The geographic north pole remains still, but the magnetic north pole is on the move, heading towards Siberia at a speed that is quite impressive.
While the movement is not surprising, the speed at which it occurs is quite fascinating. Previous research has shown that the magnetic north pole is constantly on the move due to how molten iron flows in the core of the planet.
The magnetic north pole was discovered in 1831, and until now, it has traveled approximately 1,400 miles (or 2,250 kilometers). Researchers were able to track it without problems as it moved at a reasonable pace. However, in recent years the speed has reached an average of 55 kilometers per year (or 34 miles).
Recent data infers that the speed may have been decreased to 40 kilometers per year (25 miles) since it has started to approach Russia. The pace began to increase since the 1990s, but such values haven’t been reached in the last four centuries.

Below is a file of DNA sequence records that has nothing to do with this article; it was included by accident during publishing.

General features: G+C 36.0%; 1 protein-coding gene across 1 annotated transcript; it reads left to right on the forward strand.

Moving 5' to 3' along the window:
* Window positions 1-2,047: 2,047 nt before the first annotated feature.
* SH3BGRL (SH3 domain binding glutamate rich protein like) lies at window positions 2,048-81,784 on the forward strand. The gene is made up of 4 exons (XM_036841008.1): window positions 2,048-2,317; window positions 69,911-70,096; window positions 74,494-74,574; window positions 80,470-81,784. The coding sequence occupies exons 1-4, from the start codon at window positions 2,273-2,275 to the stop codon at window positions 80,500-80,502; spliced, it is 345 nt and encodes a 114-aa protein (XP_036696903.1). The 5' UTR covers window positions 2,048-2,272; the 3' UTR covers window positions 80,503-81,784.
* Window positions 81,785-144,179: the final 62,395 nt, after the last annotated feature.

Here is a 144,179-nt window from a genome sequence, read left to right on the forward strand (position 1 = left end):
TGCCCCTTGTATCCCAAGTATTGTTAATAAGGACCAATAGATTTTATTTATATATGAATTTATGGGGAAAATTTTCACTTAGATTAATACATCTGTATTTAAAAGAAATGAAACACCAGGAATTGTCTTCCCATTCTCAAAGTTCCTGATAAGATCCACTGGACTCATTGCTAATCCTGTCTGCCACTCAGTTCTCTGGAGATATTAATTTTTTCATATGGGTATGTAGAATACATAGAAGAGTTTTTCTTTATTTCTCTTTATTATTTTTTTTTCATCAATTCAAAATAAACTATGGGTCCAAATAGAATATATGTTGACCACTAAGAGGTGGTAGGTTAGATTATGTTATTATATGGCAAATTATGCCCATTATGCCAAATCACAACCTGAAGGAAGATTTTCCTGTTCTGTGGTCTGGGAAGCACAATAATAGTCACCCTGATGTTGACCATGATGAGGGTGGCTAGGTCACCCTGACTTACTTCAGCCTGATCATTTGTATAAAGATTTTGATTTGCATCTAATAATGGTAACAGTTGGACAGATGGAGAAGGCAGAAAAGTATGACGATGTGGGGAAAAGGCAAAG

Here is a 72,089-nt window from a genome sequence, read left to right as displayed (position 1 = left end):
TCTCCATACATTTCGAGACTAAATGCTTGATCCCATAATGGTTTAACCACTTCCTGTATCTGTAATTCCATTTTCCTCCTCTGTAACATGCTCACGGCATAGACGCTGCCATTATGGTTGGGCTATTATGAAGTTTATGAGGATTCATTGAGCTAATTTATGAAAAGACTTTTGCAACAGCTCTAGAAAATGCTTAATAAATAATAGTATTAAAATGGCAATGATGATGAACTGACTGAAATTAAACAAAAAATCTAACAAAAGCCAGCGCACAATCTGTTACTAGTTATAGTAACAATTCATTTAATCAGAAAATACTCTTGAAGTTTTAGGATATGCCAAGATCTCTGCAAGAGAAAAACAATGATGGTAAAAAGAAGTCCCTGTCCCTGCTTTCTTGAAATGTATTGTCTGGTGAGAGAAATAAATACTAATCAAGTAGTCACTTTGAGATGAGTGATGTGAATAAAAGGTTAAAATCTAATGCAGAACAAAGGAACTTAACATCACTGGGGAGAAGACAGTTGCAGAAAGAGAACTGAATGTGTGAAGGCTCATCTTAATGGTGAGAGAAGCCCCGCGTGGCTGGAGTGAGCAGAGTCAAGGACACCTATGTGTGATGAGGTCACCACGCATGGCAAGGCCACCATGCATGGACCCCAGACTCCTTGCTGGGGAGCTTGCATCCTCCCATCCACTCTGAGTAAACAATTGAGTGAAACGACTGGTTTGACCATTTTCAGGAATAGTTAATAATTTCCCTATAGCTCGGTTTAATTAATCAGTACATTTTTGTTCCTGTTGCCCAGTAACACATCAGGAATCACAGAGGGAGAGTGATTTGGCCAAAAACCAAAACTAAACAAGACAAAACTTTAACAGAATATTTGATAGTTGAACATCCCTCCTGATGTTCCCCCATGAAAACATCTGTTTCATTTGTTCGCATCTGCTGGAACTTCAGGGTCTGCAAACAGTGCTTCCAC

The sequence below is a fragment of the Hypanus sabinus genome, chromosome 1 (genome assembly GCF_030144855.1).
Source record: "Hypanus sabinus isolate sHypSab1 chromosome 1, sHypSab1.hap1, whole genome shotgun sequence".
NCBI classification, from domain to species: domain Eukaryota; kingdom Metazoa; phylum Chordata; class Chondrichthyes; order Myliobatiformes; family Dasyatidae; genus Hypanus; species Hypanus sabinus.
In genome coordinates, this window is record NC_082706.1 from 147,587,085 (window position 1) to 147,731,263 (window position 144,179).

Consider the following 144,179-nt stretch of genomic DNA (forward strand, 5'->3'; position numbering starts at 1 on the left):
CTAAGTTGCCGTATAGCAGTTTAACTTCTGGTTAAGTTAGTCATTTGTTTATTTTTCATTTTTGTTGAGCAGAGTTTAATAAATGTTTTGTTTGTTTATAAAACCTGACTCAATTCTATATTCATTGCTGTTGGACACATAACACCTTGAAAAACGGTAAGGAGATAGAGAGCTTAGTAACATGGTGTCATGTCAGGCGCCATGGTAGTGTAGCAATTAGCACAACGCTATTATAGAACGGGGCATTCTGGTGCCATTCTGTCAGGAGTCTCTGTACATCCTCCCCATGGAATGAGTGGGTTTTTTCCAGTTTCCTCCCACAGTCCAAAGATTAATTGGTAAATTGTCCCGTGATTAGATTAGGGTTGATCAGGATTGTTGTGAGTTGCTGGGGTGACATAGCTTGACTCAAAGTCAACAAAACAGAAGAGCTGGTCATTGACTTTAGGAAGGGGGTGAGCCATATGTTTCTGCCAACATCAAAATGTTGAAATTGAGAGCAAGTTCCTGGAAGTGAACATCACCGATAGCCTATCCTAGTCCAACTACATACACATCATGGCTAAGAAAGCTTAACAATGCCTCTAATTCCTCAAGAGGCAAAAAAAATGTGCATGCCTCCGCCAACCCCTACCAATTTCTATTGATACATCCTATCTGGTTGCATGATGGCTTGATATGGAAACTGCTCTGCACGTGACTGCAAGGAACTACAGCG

Earth’s Magnetic North Pole Is Moving Towards Siberia
The mechanics behind this phenomenon cannot be entirely explained at this point. Still, researchers can map the evolution of the magnetic field and calculate the rate at which it changes over time. This data is valuable because it allows them to anticipate future distributions.
The make the calculations the researchers rely on the World Magnetic Model (WMM), which is a representation of the field that powers many useful devices. VMM is highly accurate, but nothing is set in stone, and readings have to be updated twice per decade to maintain the performance of the model.
If suitable satellite magnetic observations can be used, the WMM will offer an initial prediction that has a high accuracy rating. This rating will deteriorate in five years, and new magnetic data will replace the old batch.
In some cases, the magnetic poles can move so far that they will swap their positions, a phenomenon that took place in the past.